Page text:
Plans to tackle street clutter are welcomed
Proposed new guidance has been produced in relation to a major issue raised by blind and partially-sighted people.
A-boards have been used for many years in an attempt to attract pedestrians into shops, cafes and restaurants.
But in recent years they have grown in number and Northumberland County Council says it has received an increased number of complaints.
Members of the Northumberland (Low Vision) Action Group (NAG) have repeatedly raised concerns.
Following discussions with the group, RNIB (Royal National Institute of Blind People), business bodies and other organisations, the council has sought to find a way to continue supporting the local economy while ensuring all residents can use streets and paths without obstruction.
Infrastructure manager Ruth Bendell, in a report to members, explains that rather than authorising items such as A-boards and goods displays, it will ‘prioritise enforcement of unauthorised obstructions on the highway’.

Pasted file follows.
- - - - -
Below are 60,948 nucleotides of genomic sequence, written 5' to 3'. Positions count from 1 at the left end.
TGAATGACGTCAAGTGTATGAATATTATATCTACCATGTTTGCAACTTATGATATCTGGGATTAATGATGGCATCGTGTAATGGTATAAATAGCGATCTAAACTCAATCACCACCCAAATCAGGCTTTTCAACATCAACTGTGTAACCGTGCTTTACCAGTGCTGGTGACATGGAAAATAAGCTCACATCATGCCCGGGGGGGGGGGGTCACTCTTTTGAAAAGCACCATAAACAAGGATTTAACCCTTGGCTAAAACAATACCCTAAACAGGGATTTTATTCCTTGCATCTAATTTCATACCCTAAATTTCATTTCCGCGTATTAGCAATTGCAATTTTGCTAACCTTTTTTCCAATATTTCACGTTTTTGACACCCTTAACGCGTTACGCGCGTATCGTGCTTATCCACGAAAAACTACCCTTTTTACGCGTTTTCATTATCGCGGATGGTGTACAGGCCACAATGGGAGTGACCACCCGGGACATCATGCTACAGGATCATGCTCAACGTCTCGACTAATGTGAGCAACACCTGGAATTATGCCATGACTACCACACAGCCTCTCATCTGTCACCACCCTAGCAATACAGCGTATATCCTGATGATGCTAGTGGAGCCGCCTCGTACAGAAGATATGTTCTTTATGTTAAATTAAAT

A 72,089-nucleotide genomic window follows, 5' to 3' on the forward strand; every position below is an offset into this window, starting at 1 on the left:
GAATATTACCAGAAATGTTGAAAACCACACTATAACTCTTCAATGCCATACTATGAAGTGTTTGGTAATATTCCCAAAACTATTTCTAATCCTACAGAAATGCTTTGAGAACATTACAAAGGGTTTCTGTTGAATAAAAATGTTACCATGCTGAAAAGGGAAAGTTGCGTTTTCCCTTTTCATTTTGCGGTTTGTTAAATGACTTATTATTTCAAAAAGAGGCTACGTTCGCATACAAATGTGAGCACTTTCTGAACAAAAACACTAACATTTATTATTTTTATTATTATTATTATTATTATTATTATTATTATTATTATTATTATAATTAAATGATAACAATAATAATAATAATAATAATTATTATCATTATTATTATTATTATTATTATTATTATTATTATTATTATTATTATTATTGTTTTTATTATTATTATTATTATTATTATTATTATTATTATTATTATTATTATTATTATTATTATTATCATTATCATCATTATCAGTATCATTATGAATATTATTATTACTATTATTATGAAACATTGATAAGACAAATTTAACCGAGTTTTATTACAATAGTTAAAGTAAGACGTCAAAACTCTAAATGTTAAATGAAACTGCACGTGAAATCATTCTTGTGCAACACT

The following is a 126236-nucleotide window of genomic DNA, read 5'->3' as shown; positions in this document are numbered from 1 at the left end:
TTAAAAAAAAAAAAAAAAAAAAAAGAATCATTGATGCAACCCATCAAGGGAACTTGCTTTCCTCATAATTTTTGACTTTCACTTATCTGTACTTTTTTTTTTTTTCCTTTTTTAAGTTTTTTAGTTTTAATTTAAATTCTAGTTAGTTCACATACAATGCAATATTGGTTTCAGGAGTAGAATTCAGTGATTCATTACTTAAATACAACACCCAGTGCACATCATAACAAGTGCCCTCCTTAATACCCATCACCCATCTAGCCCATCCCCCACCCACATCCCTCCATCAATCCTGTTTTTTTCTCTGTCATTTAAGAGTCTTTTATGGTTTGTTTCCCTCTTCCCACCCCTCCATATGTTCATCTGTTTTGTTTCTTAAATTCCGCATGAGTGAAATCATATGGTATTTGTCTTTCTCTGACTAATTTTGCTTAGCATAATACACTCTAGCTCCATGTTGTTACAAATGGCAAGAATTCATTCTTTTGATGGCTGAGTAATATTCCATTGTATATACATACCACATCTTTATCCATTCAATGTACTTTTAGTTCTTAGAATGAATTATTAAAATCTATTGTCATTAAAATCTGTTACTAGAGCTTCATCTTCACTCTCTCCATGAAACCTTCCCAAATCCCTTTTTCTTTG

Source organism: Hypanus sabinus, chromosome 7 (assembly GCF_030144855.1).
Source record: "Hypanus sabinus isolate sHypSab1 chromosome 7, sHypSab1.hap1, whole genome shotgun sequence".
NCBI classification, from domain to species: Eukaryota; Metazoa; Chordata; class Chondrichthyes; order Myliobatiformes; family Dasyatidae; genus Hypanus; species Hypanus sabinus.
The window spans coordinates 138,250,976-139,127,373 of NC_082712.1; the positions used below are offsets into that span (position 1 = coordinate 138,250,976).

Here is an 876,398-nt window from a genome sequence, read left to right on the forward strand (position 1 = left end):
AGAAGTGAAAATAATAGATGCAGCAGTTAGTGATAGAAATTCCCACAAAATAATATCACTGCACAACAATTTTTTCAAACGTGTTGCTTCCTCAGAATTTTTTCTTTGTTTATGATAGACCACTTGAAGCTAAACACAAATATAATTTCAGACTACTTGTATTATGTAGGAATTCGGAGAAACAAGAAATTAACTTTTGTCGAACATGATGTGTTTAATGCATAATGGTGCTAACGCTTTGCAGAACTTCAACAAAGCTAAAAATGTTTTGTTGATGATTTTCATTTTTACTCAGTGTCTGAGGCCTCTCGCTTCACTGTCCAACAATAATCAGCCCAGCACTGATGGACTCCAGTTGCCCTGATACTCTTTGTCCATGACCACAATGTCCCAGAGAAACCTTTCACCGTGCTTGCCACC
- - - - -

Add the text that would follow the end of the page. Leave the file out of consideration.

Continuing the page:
Relevant groups and organisations, including parish and town councils, have been asked to comment on the proposed guidance.
In response to the document, a NAG spokesman said: “We welcome the council’s commitment to help blind and partially-sighted people maintain their independence by being able to walk along the streets in the towns of Northumberland.
“Discussions have been protracted but we now hope that at long last some action will be taken.
“However, for blind and partially-sighted people there are a range of barriers to independence.
“We would like to see all A-boards disappear from the streets of towns in Northumberland.
“We are concerned that the proposed guidance is somewhat woolly, using words like ‘reasonable’,’possible’ and ‘appropriate’ and feel that this may lead to disputes between shopkeepers and the council.”